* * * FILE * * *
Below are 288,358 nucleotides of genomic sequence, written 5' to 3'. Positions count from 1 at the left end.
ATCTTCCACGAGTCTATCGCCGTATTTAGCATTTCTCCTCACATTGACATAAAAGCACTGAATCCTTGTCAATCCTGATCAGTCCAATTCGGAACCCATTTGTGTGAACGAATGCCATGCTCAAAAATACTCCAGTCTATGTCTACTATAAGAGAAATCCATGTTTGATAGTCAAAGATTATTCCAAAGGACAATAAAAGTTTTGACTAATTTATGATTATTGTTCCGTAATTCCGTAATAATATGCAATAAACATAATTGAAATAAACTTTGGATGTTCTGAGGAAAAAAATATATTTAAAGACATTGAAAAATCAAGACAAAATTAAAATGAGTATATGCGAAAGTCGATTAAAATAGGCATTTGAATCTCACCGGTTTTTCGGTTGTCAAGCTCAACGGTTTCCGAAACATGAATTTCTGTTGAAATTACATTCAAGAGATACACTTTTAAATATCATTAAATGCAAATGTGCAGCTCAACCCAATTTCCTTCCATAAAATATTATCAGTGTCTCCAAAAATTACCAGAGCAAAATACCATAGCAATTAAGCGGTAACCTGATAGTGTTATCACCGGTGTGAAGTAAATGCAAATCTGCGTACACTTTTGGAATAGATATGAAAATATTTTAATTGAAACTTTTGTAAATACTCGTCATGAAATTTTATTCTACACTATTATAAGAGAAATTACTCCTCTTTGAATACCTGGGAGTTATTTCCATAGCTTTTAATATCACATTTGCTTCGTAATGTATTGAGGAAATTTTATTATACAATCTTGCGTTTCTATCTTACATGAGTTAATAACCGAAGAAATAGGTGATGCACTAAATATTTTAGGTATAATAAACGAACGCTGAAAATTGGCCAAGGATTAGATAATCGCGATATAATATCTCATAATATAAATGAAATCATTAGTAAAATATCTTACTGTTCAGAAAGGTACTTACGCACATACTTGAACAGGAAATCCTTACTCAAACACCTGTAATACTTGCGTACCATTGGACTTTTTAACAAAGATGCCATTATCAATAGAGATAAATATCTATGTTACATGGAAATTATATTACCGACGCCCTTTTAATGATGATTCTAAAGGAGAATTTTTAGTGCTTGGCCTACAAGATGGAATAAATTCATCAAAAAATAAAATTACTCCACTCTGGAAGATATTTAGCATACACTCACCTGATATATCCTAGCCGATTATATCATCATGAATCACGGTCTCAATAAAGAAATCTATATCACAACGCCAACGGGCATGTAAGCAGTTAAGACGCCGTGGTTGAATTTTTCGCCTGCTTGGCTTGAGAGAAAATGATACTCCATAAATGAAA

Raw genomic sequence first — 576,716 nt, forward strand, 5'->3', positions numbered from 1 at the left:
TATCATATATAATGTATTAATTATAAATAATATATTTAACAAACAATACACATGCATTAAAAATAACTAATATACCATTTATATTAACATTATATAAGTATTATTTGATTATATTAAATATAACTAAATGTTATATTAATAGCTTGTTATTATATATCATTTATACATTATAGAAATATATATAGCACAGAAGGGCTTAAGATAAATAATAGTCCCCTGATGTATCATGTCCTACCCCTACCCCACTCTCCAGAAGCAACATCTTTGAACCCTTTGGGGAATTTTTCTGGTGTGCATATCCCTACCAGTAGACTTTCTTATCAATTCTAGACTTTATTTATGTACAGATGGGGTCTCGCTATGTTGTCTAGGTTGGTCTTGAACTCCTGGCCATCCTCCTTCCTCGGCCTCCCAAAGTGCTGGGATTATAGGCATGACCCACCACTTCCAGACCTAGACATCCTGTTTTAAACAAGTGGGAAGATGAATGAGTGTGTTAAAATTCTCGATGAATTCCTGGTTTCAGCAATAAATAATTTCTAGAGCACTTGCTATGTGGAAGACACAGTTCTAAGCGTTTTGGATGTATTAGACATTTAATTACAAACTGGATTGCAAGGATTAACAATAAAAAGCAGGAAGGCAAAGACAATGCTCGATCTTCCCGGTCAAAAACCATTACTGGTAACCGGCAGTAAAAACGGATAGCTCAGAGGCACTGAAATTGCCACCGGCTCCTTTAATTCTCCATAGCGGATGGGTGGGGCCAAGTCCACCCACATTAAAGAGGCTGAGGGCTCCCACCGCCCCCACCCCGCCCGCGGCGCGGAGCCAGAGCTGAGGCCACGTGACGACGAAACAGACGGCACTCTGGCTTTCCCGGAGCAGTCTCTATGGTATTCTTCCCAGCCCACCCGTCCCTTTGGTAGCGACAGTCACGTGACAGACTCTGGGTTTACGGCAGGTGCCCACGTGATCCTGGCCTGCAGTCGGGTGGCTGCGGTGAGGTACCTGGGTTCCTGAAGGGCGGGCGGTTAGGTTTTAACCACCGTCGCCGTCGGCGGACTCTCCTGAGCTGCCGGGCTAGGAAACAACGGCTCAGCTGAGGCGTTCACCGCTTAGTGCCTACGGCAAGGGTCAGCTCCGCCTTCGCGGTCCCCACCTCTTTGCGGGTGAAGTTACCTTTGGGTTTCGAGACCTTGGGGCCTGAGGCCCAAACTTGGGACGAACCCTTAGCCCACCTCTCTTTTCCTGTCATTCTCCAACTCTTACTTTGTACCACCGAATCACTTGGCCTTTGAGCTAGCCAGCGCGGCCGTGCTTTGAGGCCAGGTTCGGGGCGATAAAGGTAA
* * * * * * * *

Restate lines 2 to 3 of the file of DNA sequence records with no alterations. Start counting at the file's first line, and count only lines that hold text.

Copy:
ATCTTCCACGAGTCTATCGCCGTATTTAGCATTTCTCCTCACATTGACATAAAAGCACTGAATCCTTGTCAATCCTGATCAGTCCAATTCGGAACCCATTTGTGTGAACGAATGCCATGCTCAAAAATACTCCAGTCTATGTCTACTATAAGAGAAATCCATGTTTGATAGTCAAAGATTATTCCAAAGGACAATAAAAGTTTTGACTAATTTATGATTATTGTTCCGTAATTCCGTAATAATATGCAATAAACATAATTGAAATAAACTTTGGATGTTCTGAGGAAAAAAATATATTTAAAGACATTGAAAAATCAAGACAAAATTAAAATGAGTATATGCGAAAGTCGATTAAAATAGGCATTTGAATCTCACCGGTTTTTCGGTTGTCAAGCTCAACGGTTTCCGAAACATGAATTTCTGTTGAAATTACATTCAAGAGATACACTTTTAAATATCATTAAATGCAAATGTGCAGCTCAACCCAATTTCCTTCCATAAAATATTATCAGTGTCTCCAAAAATTACCAGAGCAAAATACCATAGCAATTAAGCGGTAACCTGATAGTGTTATCACCGGTGTGAAGTAAATGCAAATCTGCGTACACTTTTGGAATAGATATGAAAATATTTTAATTGAAACTTTTGTAAATACTCGTCATGAAATTTTATTCTACACTATTATAAGAGAAATTACTCCTCTTTGAATACCTGGGAGTTATTTCCATAGCTTTTAATATCACATTTGCTTCGTAATGTATTGAGGAAATTTTATTATACAATCTTGCGTTTCTATCTTACATGAGTTAATAACCGAAGAAATAGGTGATGCACTAAATATTTTAGGTATAATAAACGAACGCTGAAAATTGGCCAAGGATTAGATAATCGCGATATAATATCTCATAATATAAATGAAATCATTAGTAAAATATCTTACTGTTCAGAAAGGTACTTACGCACATACTTGAACAGGAAATCCTTACTCAAACACCTGTAATACTTGCGTACCATTGGACTTTTTAACAAAGATGCCATTATCAATAGAGATAAATATCTATGTTACATGGAAATTATATTACCGACGCCCTTTTAATGATGATTCTAAAGGAGAATTTTTAGTGCTTGGCCTACAAGATGGAATAAATTCATCAAAAAATAAAATTACTCCACTCTGGAAGATATTTAGCATACACTCACCTGATATATCCTAGCCGATTATATCATCATGAATCACGGTCTCAATAAAGAAATCTATATCACAACGCCAACGGGCATGTAAGCAGTTAAGACGCCGTGGTTGAATTTTTCGCCTGCTTGGCTTGAGAGAAAATGATACTCCATAAATGAAA

Raw genomic sequence first — 576,716 nt, forward strand, 5'->3', positions numbered from 1 at the left: